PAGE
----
Do I Have a Legal Case After My Accident?

Legal Case

The first question a potential client asks a lawyer – but you might not have your answer right away

There are countless scenarios for which a person could sue.

Do I Have a Legal Case?

Do I Have a Legal Case?

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There are so many laws and regulations in existence because at some point in history, that particular situation occurred – and people fought over it. So you know that when you're remortgaging your property and there are four thousand papers attesting to the fact that you're not stealing someone's identity, those papers are in there for a very good reason.

However, after an accident, you could be sitting there in the wreckage of your car, or on the ground after having been knocked off your bike by a blind old lady driving with a suspended license, or in the water after a sailboat hit your dingy, and you might be wondering: Do I have a legal case?

There are only a few steps for the initial analysis, though it can branch off in many directions; an attorney can take it from there.

How do I know if I have a case?

Let's use the boat situation. It's a bright, brisk day, and you have a small boat you like to use for solo sailing trips and fishing. After adjusting your hat and gathering supplies, you set off from the shore and head toward the horizon, letting the wind take you where it will. Once you're far enough out, you begin fishing, feeling all tension wash away.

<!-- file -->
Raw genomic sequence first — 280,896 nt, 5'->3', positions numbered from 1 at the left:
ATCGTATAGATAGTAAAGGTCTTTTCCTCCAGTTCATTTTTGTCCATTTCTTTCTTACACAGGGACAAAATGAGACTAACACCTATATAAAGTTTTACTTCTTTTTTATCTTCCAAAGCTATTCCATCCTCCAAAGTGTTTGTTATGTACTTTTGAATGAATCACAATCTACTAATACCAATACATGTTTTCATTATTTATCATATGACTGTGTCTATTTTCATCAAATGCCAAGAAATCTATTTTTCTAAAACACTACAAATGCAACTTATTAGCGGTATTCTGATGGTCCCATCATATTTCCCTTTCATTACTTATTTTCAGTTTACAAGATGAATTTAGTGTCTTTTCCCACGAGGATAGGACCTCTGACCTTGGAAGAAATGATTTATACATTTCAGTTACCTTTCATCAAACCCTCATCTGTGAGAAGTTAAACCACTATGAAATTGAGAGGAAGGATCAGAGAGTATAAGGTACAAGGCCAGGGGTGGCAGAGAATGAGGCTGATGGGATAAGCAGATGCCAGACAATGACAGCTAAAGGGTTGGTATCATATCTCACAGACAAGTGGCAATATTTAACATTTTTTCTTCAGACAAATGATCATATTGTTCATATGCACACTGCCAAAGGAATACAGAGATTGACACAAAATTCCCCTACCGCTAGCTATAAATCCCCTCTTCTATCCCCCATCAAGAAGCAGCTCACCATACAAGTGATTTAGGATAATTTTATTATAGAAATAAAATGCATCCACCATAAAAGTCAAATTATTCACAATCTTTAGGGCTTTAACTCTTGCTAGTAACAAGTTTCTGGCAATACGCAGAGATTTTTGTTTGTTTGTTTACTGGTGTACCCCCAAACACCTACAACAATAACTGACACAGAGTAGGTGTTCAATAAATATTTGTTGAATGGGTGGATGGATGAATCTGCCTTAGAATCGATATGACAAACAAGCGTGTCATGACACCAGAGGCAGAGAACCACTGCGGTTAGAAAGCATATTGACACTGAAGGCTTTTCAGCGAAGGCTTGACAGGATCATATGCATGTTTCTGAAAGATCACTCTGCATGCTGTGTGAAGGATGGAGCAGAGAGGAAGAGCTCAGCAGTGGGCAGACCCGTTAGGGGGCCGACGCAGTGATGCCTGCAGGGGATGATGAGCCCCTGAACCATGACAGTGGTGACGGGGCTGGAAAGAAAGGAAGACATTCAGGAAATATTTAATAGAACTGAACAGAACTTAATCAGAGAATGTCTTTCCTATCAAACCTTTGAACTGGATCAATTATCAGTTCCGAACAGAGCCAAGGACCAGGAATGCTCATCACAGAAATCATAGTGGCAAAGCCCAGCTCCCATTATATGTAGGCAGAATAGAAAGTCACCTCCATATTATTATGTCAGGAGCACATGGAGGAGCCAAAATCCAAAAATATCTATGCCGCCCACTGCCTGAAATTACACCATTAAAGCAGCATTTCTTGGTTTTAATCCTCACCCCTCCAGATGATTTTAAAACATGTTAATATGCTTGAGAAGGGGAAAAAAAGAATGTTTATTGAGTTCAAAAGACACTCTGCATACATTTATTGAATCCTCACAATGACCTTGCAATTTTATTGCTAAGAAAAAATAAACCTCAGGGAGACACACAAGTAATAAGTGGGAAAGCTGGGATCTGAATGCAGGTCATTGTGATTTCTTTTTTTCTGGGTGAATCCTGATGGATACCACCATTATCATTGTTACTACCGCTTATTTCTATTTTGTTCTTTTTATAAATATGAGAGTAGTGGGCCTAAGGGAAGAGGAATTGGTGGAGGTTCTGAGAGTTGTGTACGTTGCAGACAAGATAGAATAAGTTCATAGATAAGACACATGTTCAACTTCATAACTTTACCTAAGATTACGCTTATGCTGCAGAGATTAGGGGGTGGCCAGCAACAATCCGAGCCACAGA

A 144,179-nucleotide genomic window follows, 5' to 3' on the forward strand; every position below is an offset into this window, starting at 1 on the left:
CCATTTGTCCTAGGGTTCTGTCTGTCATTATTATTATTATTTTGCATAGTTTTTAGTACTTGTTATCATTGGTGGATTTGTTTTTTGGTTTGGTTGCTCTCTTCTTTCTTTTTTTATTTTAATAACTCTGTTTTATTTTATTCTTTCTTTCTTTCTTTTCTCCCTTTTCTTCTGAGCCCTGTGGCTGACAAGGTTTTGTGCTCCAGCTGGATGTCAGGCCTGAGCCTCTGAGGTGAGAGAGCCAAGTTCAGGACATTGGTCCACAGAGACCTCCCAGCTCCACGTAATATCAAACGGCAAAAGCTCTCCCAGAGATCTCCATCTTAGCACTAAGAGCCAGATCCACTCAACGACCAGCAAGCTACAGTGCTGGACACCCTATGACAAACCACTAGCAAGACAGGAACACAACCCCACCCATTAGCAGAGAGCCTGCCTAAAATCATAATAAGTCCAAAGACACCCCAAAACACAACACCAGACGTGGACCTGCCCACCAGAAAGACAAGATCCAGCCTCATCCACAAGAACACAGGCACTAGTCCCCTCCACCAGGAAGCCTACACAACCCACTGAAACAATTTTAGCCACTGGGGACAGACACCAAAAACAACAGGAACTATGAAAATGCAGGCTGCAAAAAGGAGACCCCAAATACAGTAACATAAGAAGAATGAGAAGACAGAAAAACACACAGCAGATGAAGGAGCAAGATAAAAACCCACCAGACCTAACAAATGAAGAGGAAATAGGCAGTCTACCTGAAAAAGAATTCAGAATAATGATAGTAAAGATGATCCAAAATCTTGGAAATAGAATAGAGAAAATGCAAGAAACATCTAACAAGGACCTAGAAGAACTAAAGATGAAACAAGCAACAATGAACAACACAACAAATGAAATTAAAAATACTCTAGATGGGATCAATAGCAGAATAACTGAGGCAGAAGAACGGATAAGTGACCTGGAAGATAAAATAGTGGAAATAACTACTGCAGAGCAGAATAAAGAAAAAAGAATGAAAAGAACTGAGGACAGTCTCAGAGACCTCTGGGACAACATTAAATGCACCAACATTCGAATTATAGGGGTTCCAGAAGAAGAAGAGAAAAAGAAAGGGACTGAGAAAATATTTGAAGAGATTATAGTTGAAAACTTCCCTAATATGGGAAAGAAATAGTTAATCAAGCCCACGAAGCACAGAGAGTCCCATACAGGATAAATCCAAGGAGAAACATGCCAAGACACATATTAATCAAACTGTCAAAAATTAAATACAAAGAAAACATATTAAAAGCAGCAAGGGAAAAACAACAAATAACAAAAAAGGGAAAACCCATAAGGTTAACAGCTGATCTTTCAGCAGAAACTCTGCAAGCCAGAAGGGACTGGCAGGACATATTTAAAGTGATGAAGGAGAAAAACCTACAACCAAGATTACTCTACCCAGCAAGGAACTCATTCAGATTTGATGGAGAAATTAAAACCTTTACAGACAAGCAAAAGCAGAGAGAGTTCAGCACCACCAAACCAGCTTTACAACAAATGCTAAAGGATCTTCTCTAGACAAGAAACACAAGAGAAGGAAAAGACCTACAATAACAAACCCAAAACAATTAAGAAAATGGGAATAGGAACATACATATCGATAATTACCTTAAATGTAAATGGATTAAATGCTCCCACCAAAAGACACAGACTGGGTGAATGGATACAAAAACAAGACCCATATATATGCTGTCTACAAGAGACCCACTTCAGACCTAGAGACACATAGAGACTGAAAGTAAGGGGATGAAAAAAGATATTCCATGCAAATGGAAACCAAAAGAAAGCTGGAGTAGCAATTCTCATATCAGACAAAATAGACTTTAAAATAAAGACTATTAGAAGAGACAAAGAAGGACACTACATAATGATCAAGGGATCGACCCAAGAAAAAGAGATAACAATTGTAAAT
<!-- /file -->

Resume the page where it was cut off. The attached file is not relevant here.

Then you hear a boat's horn blaring from behind you. With almost no warning, an enormous sailboat is bearing down on you, and there's nowhere to go and no time to move – you have little choice but to leap into the water, hitting who knows what on the way in. The cold shocks your body and pain flares in your back and legs. When you surface, you see that your prized dingy is destroyed, the pieces floating in the water.

Here is how to determine whether you have a case for negligence:

  • Am I injured in any way? In this case, yes – your dingy was destroyed and you have pain in your legs and back.

  • Did another person act in a negligent way or in violation of law? Yes – the other party drove his boat straight through yours.

  • Did that wrongful act result in damages? Yes – your boat was destroyed, and though the fact pattern did not disclose it, you will likely end up needing medical attention for your injuries.

What about other types of cases?

As mentioned above, there are innumerable types of ways to wrong someone. An attorney will sit down with you and go over the facts. That way, he or she can determine A) what type of case it is, B) what type of attorney you need and C) whether you can collect damages.

For instance, a breach of contract case is different than negligence. Assume you and Joe Schmoe had a contract for 10,000 Chia Pets™ – he was going to sell them to you for $100,000. However, Joe kept them in a storage container for a few months and delivered them in substandard condition. You sued for breach of contract.

What are the elements of breach of contract?

  • You have to prove there was existence of a valid contract.